The name…the features…the lack of features…today it’s all about the latest from Apple.

The tablet exists, and it’s called the iPad – a questionable name both because it sounds too close to iPod, and because it’s kind of easy to poke fun at. (Upgrade to the Maxi iPad, anyone?)

The big question going into today’s Apple extravaganza was…what is the iPad? An oversized iPhone? A flat, touch screen MacBook? Just another Kindle competitor?

For the first half of the unveiling – particularly when no one had breathed a word about 3G – I was admittedly disappointed. This isn’t a big iPhone, I thought. It’s a big iPod Touch. Letdown.

But my inner geek told me to have faith in Apple, and the more I saw the product and thought about the features, the more I started to understand why the iPad has caused such a ruckus. And as a traveler, a writer, and a book addict with high interest in the future of publishing, I think it’s more than just a big Touch. Much more.

The problem people seem to be having is they want the iPad to be a replacement for something. It’s not. It won’t replace your iPhone – no calls. It won’t replace your laptop – no Flash, no expandable storage, no USB port. No SD card slot (yikes). It won’t even replace your Kindle – the battery life, though good, isn’t phenomenal.


No calls yet (check out the vid below for employees talking about the possibility.) No SD card slot or USB port yet, although there’s a way to get around that with adapters already. Battery life will always improve.

So no, you don’t need the iPad. Just like you don’t need an iPhone, a Blackberry, an ereader, even – dare I say it – a laptop. The iPad will develop, it will grow, it will improve just like all gadgets have in the last decade. What we’re seeing is the beginning of all these things and more morphing into one amazing toy. Something that will help newspapers, print magazines, and the publishing industry in general reinvent their business as long as they pull their heads out of their asses and take a look at what’s possible.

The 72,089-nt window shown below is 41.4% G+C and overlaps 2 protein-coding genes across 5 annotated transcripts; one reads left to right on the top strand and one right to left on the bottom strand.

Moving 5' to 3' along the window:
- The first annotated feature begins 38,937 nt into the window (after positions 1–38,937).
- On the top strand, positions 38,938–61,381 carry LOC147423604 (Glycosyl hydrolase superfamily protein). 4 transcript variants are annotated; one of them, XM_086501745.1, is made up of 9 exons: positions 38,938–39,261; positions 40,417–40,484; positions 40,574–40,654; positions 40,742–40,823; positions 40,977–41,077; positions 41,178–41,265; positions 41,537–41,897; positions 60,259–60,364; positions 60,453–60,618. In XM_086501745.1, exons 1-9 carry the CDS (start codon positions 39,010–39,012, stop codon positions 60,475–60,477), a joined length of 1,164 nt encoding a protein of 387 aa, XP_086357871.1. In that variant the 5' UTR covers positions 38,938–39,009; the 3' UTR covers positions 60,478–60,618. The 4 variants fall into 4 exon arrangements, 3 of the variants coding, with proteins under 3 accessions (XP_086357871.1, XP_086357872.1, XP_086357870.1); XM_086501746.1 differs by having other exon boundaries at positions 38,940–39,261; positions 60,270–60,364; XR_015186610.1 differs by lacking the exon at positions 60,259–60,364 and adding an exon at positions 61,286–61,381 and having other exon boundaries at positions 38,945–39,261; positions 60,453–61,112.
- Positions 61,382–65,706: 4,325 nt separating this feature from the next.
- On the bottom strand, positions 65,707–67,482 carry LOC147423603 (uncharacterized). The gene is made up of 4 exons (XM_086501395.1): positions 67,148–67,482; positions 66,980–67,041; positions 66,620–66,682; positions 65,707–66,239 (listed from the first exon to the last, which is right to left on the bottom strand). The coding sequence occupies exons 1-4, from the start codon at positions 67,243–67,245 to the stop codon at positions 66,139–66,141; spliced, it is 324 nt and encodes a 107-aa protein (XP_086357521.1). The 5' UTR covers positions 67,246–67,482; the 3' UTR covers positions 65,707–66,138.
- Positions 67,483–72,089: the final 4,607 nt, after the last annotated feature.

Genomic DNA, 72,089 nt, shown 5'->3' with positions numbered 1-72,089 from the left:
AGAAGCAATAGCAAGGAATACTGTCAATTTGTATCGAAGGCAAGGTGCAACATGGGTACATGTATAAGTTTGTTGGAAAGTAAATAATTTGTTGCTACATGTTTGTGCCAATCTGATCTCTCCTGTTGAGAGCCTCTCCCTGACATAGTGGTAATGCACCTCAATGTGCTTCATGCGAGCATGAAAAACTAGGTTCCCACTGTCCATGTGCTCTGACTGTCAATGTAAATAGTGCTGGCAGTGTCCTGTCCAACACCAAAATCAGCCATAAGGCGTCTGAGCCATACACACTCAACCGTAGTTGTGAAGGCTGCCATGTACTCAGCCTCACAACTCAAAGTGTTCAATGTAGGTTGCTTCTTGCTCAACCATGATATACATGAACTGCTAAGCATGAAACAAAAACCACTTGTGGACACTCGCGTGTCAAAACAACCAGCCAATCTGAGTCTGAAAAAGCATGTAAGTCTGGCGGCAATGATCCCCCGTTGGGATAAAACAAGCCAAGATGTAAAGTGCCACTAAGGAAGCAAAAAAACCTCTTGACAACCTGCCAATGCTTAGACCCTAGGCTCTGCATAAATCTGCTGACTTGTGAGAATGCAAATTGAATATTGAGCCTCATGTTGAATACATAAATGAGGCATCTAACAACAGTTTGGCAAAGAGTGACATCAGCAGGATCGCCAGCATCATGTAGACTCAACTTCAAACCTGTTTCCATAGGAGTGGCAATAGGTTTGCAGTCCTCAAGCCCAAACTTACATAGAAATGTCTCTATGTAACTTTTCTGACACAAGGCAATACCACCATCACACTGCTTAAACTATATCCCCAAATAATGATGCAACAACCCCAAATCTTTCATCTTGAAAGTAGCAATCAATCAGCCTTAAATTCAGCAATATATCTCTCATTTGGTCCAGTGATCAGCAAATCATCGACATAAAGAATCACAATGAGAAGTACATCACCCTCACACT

The basic iPhone was $500 when it was first released. Same for the iPad (something Apple investors apparently found important.) Already, this isn’t some product unattainable for pretty much everyone. I’m not running out to buy one, but that doesn’t mean I’m not excited about it. Because when my MacBook starts to show signs of nearing its end in a few years, I will be looking into the iPad as a replacement (after an appropriate period of mourning, of course).

This is where we’re going. The question is, how will we – travelers, writers, bloggers, developers, publishers – react to this change as it starts?


What do you think of the iPad? Share your thoughts in the comments below!